Last week’s Consumer Price Index (CPI) data for October showed prices surged 6.2% year over year, the most in more than 30 years. On a monthly basis, CPI jumped 0.9% versus the 0.6% growth expected among surveyed economists. The inflation report showed a broadening of inflationary pressures in shelter costs, energy prices, and vehicles, complicating the Federal Reserve’s (Fed) task of supporting the recovery while keeping price growth in check.
In the wake of the report, U.S. Treasury yields moved higher, particularly in the front end of the curve where traders are speculating the Fed will have to hike interest rates sooner than it currently projects. As of this morning, futures trading is pricing in more than two 0.25% rate hikes by the end of 2022. The disconnect between the market’s increasingly hawkish expectations for Fed policy and the Fed’s dovish forward guidance are fueling the highest rate volatility readings in 19 months. We think the Fed will ultimately approach rate hikes with caution, with cooler inflation in 2022 providing the central bank some relief.
U.S. equity markets were largely able to shrug off last week’s inflation concerns –which also took a big bite out of the University of Michigan Consumer Sentiment Index –and instead focus on the positives. Third quarter corporate earnings continue to provide a major source of optimism. With 92% reporting, more than 80% of the S&P 500’s constituents have posted positive earnings surprises. 68% exceeded analysts’ sales expectations. This week, earnings season will wind down with major U.S. retailers reporting. That may help shed some light on consumer spending behavior ahead of the holiday shopping season and provide a glimpse into how companies are navigating margin pressures from rising prices.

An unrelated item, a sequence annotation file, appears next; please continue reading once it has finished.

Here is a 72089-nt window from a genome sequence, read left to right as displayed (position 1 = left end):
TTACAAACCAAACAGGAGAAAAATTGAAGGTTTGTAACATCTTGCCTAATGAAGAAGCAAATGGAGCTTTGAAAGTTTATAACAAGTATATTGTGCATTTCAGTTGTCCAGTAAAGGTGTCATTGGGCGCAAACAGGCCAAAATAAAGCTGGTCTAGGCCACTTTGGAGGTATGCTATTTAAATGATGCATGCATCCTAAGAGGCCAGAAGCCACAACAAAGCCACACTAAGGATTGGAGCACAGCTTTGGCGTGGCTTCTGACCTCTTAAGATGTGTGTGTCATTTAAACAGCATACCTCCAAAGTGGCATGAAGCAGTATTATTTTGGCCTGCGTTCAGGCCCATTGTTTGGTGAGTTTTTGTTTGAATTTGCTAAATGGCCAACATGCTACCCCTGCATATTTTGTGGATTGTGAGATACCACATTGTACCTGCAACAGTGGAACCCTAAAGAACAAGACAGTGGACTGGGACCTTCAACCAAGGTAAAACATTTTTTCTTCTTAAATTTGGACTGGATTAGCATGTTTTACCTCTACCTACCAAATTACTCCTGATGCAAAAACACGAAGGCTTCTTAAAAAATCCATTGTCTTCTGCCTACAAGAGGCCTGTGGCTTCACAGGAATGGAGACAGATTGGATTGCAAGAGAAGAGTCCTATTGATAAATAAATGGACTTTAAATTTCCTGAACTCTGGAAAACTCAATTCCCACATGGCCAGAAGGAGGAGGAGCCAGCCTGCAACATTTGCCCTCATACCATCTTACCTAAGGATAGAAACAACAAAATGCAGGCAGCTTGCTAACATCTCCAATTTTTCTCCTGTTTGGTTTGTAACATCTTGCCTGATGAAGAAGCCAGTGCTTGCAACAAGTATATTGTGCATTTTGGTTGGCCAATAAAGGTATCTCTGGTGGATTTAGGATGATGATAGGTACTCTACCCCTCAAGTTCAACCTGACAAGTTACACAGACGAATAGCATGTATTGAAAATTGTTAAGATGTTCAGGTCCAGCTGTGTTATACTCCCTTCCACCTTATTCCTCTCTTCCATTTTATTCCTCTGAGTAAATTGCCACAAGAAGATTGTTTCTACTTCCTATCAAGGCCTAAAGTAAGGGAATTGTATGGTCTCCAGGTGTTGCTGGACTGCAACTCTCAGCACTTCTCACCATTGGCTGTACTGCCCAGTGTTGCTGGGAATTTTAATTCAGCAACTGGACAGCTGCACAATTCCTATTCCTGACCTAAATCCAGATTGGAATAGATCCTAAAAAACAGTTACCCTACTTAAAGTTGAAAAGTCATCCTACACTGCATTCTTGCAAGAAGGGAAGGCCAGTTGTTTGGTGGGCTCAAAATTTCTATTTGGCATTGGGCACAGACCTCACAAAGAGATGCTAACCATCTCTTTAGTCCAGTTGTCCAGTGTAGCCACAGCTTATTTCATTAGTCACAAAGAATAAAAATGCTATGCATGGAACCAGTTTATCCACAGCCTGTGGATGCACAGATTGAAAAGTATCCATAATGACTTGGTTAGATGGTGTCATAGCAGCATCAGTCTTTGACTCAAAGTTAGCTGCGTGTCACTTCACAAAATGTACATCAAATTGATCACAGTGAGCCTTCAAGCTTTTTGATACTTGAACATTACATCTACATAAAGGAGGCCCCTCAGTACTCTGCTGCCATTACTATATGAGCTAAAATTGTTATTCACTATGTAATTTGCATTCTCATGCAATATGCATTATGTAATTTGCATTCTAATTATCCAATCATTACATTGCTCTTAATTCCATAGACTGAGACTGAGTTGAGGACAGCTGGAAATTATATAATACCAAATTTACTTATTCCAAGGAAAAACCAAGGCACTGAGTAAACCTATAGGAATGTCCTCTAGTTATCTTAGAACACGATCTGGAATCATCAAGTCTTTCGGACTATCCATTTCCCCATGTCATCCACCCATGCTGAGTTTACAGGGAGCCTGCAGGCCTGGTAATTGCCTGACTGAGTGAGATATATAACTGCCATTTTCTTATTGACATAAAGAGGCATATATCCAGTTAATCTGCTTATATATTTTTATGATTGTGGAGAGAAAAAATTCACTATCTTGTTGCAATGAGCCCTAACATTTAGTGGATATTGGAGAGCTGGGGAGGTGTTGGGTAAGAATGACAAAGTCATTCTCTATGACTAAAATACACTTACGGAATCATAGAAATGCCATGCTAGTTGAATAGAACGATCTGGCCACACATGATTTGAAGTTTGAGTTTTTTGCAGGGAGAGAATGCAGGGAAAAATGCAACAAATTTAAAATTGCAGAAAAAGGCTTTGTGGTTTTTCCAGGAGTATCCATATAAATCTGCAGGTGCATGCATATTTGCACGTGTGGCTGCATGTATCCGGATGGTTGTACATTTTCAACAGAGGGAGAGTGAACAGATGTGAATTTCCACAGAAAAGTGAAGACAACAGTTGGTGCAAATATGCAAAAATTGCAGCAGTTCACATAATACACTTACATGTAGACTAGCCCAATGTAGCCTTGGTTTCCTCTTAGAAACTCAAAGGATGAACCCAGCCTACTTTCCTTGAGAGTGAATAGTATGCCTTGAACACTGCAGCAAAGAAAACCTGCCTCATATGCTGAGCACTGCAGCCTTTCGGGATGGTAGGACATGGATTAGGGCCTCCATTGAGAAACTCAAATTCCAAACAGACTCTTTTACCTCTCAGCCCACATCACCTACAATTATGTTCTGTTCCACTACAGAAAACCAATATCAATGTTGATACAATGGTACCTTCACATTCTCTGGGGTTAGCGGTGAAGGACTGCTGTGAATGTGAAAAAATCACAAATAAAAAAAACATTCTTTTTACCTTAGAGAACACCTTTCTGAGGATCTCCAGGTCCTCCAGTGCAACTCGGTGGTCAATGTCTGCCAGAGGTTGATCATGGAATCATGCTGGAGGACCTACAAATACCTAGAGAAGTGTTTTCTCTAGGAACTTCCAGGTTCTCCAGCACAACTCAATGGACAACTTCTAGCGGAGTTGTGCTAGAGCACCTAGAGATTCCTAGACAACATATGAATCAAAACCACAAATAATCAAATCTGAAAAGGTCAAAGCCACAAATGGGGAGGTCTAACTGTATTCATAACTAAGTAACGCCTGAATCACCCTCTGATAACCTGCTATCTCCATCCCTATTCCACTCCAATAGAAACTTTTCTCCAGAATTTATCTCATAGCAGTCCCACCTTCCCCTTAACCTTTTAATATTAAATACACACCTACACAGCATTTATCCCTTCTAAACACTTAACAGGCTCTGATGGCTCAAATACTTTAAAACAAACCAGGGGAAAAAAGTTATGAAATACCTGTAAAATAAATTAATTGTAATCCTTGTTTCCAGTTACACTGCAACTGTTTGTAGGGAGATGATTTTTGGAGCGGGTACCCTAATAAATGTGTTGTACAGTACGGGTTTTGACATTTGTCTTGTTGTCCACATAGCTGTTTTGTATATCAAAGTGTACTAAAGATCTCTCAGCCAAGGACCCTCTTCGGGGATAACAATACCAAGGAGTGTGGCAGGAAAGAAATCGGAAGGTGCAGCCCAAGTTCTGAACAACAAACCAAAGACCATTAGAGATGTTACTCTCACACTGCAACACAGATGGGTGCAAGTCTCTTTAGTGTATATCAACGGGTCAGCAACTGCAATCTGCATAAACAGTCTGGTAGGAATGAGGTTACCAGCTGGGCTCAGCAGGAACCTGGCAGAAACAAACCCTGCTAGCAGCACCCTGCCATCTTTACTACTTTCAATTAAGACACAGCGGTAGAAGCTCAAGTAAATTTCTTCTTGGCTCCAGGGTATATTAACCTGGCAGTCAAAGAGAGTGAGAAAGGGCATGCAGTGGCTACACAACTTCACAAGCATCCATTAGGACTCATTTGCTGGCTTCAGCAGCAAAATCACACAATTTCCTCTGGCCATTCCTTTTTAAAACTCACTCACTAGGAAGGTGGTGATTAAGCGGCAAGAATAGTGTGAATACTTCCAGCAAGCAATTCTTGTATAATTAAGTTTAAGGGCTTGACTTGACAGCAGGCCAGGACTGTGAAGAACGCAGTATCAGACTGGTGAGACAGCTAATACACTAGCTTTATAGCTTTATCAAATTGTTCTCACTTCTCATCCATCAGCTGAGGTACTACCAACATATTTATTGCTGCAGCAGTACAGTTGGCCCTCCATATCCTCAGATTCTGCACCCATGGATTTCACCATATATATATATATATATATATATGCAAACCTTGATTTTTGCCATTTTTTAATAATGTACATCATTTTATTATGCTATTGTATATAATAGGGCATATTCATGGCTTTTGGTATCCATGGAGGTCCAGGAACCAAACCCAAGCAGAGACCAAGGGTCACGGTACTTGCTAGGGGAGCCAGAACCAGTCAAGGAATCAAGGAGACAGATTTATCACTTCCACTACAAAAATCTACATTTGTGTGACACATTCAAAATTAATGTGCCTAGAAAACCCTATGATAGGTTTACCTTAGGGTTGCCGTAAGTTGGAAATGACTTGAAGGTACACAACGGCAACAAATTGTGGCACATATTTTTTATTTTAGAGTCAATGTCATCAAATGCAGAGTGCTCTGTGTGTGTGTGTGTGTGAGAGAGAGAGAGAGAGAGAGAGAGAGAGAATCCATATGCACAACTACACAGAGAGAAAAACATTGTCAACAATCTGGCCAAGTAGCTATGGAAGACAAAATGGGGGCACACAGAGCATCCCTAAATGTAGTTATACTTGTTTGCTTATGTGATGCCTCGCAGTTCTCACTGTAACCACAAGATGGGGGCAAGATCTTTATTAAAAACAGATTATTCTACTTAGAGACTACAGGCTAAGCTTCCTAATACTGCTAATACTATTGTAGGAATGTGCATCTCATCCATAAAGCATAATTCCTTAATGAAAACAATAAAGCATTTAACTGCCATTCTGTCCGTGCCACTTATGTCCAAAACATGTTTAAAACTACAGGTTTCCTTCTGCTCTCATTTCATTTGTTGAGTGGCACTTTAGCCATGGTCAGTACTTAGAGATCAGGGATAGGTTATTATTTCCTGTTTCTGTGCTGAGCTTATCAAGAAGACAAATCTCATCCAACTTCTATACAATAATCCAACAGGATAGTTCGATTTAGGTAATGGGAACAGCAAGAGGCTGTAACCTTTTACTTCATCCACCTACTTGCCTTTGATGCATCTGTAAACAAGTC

A look back
- The S&P 500 declined 0.3% last week, lagging the MSCI ACWI’s flat performance.10-year U.S. Treasury yields jumped 0.11% to 1.56%.
- October’s CPI data climbed 6.2% year over year, far exceeding expectations and touching a three-decade high. Durable inflation prints continue to challenge the Fed’s transitory narrative.
- The University of Michigan Consumer Sentiment Index fell to 66.8, a 10-year low. Consumer confidence is being dented by high inflation, with 1 in 4 survey respondents reporting a reduction in living standards.
A look ahead
- President Biden will meet virtually with Chinese President Xi Jinping to discuss trade, human rights, and recent military tensions. Market participants will monitor the summit for signs of a warmer diplomatic relationship.
- A number of Fed officials will make public appearances around the U.S. as policymakers await President Biden’s Fed Chair nomination.
- Economic releases: Empire Manufacturing, Retail Sales, Housing Starts, MBA Mortgage Applications, the Leading Index, and Initial Jobless Claims.
To read the publication in its entirety, including charts and support, please select the "Download PDF" button, below.